Our emotions, especially during moments of peak anger and happiness, can hinder our ability to make good decisions.
Pay attention to your emotional state and focus on the character strength of self-control. Resist the temptation to respond to people or make decisions while you’re emotionally keyed up.
MORE IDEAS FROM 6 Reasons We Make Bad Decisions, and What to Do About Them
Our ability to perform mental tasks and make decisions wears thin when it’s repeatedly used.
Identify the most important decisions you need to make, and, as often as possible, prioritize your time so that you make them when your energy levels are highest.
Introverts are usually reluctant to speak up in a meeting until they know precisely what they want to say. But they may have some of the best ideas to contribute.
So when scheduling a meeting, send out a meeting agenda 24 hours in advance to give everyone time to think about their contributions.
Research has shown that the typical person makes about 2,000 decisions every waking hour. Most are minor ones and we make them automatically. But many have serious consequences.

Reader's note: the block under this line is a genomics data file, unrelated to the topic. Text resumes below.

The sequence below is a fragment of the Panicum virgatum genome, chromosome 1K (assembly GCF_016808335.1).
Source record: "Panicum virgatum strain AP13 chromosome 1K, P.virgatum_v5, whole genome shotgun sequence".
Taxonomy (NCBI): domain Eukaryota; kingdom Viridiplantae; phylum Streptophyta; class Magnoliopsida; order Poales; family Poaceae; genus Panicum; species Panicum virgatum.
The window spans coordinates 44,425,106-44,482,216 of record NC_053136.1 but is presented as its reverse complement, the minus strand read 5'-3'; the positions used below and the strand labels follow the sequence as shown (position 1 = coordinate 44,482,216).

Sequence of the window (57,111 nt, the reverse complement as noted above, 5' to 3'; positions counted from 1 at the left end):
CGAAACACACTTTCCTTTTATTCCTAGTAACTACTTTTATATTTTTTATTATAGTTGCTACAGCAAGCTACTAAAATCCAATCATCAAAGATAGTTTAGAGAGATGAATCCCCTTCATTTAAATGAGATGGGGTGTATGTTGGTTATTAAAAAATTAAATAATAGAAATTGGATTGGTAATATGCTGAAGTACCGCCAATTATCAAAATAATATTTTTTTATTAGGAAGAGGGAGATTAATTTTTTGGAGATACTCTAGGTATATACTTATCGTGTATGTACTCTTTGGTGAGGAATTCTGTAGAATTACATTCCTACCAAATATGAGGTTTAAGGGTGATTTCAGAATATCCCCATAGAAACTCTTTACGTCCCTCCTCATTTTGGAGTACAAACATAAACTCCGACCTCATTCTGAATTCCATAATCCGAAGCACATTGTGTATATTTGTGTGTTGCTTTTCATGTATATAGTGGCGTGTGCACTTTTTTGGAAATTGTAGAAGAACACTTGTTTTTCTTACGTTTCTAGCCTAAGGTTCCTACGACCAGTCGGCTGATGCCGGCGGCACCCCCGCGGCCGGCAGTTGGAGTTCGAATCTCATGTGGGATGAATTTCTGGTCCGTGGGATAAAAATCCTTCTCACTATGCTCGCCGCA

That's why making good decisions is arguably the most important habit we can develop.
Our brains process five times as much information today as in 1986. Thus, many of us live in a continuous state of distraction and struggle to focus.
To counter this, find time each day to unplug and step back from email, social media and news.
The more information we have to consider, the longer we typically take to make a decision.
While the decision-making process should be thorough, the best way to make good decisions is usually not to take more time or to look at more information. Instead, review the pertinent information you need, set a deadline to make a decision, and then stick to it.
Performance, including decision-making effectiveness, suffers by up to 40% when we focus on two cognitive tasks at the same time.
When you need to make important decisions, commit to several blocks of time during the day to focus deeply on the task at hand.
Decision-making works like a muscle: as you use it over the course of the day, it gets too exhausted to function effectively.
One way to avoid this is to eliminate smaller decisions by turning them into routines.
For example: Steve Jobs famously wore a black turtleneck to work every day. Mark Zuckerberg still dons a hoodie. Doing so frees up mental resources for more complex decisions.
❤️ Brainstash Inc.